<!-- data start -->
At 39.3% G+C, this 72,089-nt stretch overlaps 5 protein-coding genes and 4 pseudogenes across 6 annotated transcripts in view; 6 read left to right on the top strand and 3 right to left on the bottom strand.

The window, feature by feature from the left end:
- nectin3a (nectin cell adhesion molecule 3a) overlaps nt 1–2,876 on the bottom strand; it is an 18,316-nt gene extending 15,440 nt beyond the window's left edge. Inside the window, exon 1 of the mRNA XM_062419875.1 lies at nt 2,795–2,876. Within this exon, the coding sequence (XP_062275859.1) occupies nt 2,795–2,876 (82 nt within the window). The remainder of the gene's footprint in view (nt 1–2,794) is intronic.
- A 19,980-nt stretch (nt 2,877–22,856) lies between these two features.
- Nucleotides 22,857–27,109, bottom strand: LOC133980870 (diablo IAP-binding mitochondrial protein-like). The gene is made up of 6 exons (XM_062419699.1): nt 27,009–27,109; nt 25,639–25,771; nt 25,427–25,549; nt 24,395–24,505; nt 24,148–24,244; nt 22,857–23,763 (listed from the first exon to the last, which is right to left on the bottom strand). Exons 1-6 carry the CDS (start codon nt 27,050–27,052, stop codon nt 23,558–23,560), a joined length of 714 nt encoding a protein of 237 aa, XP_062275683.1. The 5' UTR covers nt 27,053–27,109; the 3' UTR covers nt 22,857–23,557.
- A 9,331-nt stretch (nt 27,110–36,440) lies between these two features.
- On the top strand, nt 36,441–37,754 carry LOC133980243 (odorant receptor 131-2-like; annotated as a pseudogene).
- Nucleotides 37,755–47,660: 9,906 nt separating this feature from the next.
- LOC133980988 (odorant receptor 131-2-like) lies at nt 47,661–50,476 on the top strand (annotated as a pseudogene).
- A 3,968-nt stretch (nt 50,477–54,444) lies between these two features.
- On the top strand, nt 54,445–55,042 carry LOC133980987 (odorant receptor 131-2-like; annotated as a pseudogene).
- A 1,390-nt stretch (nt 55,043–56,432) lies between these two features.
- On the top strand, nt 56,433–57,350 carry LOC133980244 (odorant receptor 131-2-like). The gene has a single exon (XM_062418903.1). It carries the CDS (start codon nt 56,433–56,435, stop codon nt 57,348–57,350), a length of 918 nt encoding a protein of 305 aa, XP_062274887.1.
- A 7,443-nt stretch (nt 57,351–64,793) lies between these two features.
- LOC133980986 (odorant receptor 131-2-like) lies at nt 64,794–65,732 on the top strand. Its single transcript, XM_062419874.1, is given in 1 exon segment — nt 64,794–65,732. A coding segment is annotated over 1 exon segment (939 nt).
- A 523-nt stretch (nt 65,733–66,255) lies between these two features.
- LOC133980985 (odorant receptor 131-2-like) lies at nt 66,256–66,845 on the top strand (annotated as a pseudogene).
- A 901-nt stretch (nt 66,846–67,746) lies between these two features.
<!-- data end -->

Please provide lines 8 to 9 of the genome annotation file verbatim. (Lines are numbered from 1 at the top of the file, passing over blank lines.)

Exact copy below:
- Nucleotides 37,755–47,660: 9,906 nt separating this feature from the next.
- LOC133980988 (odorant receptor 131-2-like) lies at nt 47,661–50,476 on the top strand (annotated as a pseudogene).